Frustrated. Heart-broken. Beaten. Gut-wrenched. Downtrodden.
No grouping of words can describe the empty feeling piercing the soul of the Cornell women’s lacrosse team, having fallen to Dartmouth, 6–5 in double overtime Saturday afternoon.
“It was a long bus ride on the way home,” junior netminder Carrie Giancola recalled the trip back from Hanover, N.H. “We were obviously upset about it. Everybody was analyzing and rethinking the game — what we could have done to win.”
“Losing is not fun, and losing in double overtime is tough to swallow,” head coach Jenny Graap ’86 stated.
The fact that the Red had several chances to pull off the upset made the loss even harder to swallow. Cornell outshot the Green 27–14, kept the draw control advantage at 10–3, and most importantly, held a tenuous 5–4 lead with one minute left in the first overtime. But a goal by Suzy Gibbons 1:45 into the second overtime effectively ended Cornell’s chances at an Ivy League title.
“We didn’t want to pat ourselves on the back for staying close,” said a frustrated Giancola. “Yes, we got more draw-controls, but that was bad because we lost. The past couple of years we’ve said that we don’t get the respect we deserve, but the fact is we need to win the games that matter. We play them close, but it’s still a loss. Great, we got to double overtime. Who cares? We have to win in double overtime.”
Cornell was slow out of the gates, falling behind 4–1 in the first half. Sophomore Sarah Fischer scored the Red’s first goal, 3:35 into the game, before a Green onslaught. Three different players scored for Dartmouth, which waltzed confidently into the break.
“We’ve got to come out of the breaks firing away,” Giancola noted. “Starting slow killed us. We need to be the team that is up at halftime, forcing the other team to catch up. This has been an issue all year, and something we really, really need to work on.”
The Red displayed its mettle in the second half as the defense completely shut down its opponent, and junior Jaimee Reynolds and sophomore Sarah Averson helped cut the lead to one, 4–3. With 3:07 left in the game, junior co-captain Ginny Miles tied the game on a free position shot, sending the game into overtime, which is split into two three-minute halves.
One minute into the first overtime, freshman Sarah Graham gave Cornell the lead, 5–4. The Red then kept Dartmouth scoreless for two minutes, well into the second half of overtime. With the clock winding down, Cornell held the ball, and looked to seal the victory. It decided to take a shot to put away the Green, but couldn’t convert. Fifteen seconds later, Dartmouth took advantage of the miscue, scoring a goal to send the game into a sudden-death second overtime.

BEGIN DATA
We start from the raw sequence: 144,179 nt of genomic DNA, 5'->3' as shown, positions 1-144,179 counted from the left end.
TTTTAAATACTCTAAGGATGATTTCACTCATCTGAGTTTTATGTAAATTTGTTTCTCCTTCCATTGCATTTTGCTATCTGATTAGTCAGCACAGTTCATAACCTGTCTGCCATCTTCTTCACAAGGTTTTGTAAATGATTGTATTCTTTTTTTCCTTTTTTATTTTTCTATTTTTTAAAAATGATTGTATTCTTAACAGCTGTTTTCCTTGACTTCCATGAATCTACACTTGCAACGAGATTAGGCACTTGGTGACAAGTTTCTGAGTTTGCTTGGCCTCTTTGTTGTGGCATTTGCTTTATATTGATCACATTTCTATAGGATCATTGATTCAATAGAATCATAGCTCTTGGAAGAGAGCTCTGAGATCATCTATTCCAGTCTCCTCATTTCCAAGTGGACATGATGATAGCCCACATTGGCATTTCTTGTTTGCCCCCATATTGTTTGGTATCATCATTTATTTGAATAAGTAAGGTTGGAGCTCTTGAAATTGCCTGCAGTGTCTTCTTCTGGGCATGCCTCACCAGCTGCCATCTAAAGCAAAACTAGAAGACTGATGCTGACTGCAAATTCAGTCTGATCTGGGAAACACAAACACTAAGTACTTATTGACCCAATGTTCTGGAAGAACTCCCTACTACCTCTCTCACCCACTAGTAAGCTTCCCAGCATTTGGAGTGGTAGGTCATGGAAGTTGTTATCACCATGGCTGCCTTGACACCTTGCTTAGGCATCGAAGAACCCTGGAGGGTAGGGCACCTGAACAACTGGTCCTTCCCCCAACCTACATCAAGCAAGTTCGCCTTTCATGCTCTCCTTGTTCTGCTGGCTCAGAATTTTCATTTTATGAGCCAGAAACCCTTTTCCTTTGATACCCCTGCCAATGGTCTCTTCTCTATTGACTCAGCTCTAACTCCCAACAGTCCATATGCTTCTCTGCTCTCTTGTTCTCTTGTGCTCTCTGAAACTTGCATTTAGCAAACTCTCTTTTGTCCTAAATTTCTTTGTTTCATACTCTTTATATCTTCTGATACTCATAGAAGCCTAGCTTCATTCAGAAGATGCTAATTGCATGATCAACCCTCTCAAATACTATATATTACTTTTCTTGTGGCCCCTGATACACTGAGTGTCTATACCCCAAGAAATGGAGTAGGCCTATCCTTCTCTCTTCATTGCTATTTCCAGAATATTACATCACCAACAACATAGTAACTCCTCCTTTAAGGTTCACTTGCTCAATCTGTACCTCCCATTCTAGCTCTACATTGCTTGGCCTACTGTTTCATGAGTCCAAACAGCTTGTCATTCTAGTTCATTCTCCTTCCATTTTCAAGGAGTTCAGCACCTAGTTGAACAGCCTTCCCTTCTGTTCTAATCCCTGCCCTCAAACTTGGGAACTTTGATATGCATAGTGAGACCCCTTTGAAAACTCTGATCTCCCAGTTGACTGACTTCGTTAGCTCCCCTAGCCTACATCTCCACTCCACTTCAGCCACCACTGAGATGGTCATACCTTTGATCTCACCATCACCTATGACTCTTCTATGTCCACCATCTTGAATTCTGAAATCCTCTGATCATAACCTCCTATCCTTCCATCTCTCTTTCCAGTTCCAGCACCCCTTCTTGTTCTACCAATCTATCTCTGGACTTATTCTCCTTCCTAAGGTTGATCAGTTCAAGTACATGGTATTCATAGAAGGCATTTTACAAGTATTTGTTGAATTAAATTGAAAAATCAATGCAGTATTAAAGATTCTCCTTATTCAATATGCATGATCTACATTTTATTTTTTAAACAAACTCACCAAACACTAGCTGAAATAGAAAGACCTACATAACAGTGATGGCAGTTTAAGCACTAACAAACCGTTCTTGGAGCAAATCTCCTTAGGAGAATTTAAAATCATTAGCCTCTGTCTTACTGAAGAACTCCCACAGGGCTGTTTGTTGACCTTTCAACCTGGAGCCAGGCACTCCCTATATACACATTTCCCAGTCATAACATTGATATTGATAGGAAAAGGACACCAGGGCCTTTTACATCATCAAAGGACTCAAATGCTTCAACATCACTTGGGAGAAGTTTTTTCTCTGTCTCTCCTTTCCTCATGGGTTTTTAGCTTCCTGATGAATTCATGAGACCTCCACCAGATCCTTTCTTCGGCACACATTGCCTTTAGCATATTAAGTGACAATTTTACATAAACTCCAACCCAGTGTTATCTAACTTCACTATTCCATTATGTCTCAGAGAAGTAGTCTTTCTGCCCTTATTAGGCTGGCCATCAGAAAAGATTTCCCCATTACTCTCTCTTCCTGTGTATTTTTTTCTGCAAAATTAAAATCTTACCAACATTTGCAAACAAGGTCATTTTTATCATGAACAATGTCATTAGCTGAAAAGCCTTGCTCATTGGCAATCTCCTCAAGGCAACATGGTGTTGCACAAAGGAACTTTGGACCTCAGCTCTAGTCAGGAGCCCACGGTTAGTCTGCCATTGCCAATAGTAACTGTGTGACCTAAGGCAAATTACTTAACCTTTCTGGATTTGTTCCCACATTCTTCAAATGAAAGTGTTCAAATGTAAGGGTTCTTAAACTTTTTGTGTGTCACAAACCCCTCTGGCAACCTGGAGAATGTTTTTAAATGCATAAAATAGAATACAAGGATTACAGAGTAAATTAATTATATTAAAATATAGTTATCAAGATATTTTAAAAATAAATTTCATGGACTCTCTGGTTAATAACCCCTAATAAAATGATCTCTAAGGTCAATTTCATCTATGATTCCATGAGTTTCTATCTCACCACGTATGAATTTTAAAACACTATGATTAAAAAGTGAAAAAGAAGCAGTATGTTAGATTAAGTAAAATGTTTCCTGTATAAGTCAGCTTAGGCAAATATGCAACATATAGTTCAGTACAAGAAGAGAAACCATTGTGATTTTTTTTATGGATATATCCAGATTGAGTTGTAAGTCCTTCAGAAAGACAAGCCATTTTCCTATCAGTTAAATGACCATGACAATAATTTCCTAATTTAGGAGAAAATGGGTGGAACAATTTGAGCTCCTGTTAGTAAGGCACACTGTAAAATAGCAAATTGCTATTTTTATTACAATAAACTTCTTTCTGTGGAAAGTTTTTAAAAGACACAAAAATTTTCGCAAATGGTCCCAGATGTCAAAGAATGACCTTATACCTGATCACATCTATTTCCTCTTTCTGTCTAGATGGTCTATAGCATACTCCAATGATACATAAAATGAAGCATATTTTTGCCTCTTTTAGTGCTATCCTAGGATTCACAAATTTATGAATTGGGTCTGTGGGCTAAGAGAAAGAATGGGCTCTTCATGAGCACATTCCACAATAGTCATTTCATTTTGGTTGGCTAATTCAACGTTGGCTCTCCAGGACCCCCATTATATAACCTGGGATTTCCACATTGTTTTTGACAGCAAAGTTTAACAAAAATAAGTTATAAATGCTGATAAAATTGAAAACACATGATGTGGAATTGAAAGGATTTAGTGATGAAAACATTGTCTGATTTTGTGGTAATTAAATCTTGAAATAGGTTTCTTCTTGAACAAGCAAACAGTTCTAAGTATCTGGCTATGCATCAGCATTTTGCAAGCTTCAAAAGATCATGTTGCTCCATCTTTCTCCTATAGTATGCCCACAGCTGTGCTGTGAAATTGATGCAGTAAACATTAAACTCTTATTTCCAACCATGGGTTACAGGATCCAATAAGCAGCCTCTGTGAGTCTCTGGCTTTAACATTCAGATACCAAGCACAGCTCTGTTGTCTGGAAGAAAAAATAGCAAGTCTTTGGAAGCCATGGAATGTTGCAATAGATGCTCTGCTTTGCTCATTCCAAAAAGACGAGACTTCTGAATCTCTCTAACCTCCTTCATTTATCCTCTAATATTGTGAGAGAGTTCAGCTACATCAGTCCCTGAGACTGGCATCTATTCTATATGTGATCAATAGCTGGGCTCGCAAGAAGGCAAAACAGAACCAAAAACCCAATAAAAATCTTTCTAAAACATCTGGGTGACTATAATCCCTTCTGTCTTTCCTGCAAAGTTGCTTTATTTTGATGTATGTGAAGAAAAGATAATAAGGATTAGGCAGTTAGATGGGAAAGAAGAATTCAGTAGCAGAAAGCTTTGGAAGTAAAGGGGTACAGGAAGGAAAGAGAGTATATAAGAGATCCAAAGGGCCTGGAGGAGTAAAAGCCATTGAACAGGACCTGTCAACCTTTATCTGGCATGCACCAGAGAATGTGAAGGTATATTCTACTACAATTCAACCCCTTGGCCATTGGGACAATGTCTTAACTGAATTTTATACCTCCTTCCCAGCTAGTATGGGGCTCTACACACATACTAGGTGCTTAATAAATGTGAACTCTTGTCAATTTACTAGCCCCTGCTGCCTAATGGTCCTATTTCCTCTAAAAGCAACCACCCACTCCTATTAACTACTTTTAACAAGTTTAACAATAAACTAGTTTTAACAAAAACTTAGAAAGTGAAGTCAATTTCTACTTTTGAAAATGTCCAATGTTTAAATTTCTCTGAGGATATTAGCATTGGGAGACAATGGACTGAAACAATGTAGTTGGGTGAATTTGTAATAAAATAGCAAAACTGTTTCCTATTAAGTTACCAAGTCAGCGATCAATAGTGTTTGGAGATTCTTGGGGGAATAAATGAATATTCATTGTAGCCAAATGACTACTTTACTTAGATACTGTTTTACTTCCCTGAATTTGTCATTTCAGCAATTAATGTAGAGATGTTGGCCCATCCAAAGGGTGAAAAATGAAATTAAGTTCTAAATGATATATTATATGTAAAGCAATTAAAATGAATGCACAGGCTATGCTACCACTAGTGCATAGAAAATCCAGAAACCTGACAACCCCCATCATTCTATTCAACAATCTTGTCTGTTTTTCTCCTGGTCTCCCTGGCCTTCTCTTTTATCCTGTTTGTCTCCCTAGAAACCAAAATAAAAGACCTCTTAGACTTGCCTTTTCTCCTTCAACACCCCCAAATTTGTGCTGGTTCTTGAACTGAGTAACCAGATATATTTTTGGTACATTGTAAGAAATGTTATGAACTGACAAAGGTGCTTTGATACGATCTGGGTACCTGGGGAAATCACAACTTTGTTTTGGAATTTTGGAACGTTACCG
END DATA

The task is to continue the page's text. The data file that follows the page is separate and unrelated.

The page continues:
Again the teams remained at bay, tied 5–5, until finally, 1:45 into the second half of the second overtime, Dartmouth scored to end the game.
“Most of the girls are sophomores and juniors, and have started already started for a year. We need to take the maturity and use it to our advantage,” Giancola said. “We’re not freshmen anymore, we shouldn’t be making those mistakes. We can’t use [immaturity] as an excuse. We’ve been there before.”
“We knew that Dartmouth hadn’t lost a game on the new turf stadium Scully-Fahey Field, where we played,” Graap lamented. “We knew that the Big Green hadn’t lost to Cornell in the past 10 years. We knew that Dartmouth hadn’t lost an Ivy League game at home since 1997. We knew they were ranked 11th and we were ranked 13th. For all these reasons, we knew the victory would be that much sweeter.
“Our strength and conditioning coach, Tom Howley, even made the trip with us and shared his inspiration in the locker room before the contest,” Graap continued. “A large group of parents and friends drove to [New Hampshire] to cheer us on.
“We wanted to win for them, for ourselves, for our loyal alumnae. . . we wanted the win so badly we could taste it . . . can you sense the disappointment?”
The officiating also had an effect on the game, as two Cornell goals were called back, one for being shot after a whistle, and another for an off-ball illegal pick during the shot.
“There are always a lot of what ifs,” Giancola said. “But you can’t go by that. We could always argue with the officials. [Graap] tells us to score one goal for each referee. It’s our fault for not scoring [enough].”
With opportunities for winning the Ivy title slipping away, the Red must set its sights on making the NCAA tournament and focusing on one game at a time. Cornell next faces Brown this Saturday at Schoellkopf.
Archived article by Sumeet Sarin